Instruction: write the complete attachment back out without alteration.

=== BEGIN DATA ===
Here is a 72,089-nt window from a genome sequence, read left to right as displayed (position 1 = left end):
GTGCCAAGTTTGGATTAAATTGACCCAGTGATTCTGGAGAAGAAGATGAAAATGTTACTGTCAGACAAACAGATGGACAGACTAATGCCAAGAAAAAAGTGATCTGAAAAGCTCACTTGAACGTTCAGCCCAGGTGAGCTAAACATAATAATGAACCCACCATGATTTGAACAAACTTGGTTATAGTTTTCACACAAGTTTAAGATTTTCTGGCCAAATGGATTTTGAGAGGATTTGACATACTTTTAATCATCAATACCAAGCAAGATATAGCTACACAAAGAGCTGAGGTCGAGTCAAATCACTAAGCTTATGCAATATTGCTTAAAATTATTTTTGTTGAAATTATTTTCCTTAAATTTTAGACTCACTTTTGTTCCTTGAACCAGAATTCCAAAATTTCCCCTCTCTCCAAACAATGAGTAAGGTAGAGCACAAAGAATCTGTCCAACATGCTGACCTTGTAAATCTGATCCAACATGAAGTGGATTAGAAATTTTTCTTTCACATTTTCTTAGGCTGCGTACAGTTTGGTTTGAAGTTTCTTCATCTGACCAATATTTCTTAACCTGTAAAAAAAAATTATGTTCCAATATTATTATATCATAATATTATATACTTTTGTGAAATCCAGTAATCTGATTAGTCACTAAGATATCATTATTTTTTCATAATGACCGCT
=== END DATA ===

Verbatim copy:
Here is a 72,089-nt window from a genome sequence, read left to right as displayed (position 1 = left end):
GTGCCAAGTTTGGATTAAATTGACCCAGTGATTCTGGAGAAGAAGATGAAAATGTTACTGTCAGACAAACAGATGGACAGACTAATGCCAAGAAAAAAGTGATCTGAAAAGCTCACTTGAACGTTCAGCCCAGGTGAGCTAAACATAATAATGAACCCACCATGATTTGAACAAACTTGGTTATAGTTTTCACACAAGTTTAAGATTTTCTGGCCAAATGGATTTTGAGAGGATTTGACATACTTTTAATCATCAATACCAAGCAAGATATAGCTACACAAAGAGCTGAGGTCGAGTCAAATCACTAAGCTTATGCAATATTGCTTAAAATTATTTTTGTTGAAATTATTTTCCTTAAATTTTAGACTCACTTTTGTTCCTTGAACCAGAATTCCAAAATTTCCCCTCTCTCCAAACAATGAGTAAGGTAGAGCACAAAGAATCTGTCCAACATGCTGACCTTGTAAATCTGATCCAACATGAAGTGGATTAGAAATTTTTCTTTCACATTTTCTTAGGCTGCGTACAGTTTGGTTTGAAGTTTCTTCATCTGACCAATATTTCTTAACCTGTAAAAAAAAATTATGTTCCAATATTATTATATCATAATATTATATACTTTTGTGAAATCCAGTAATCTGATTAGTCACTAAGATATCATTATTTTTTCATAATGACCGCT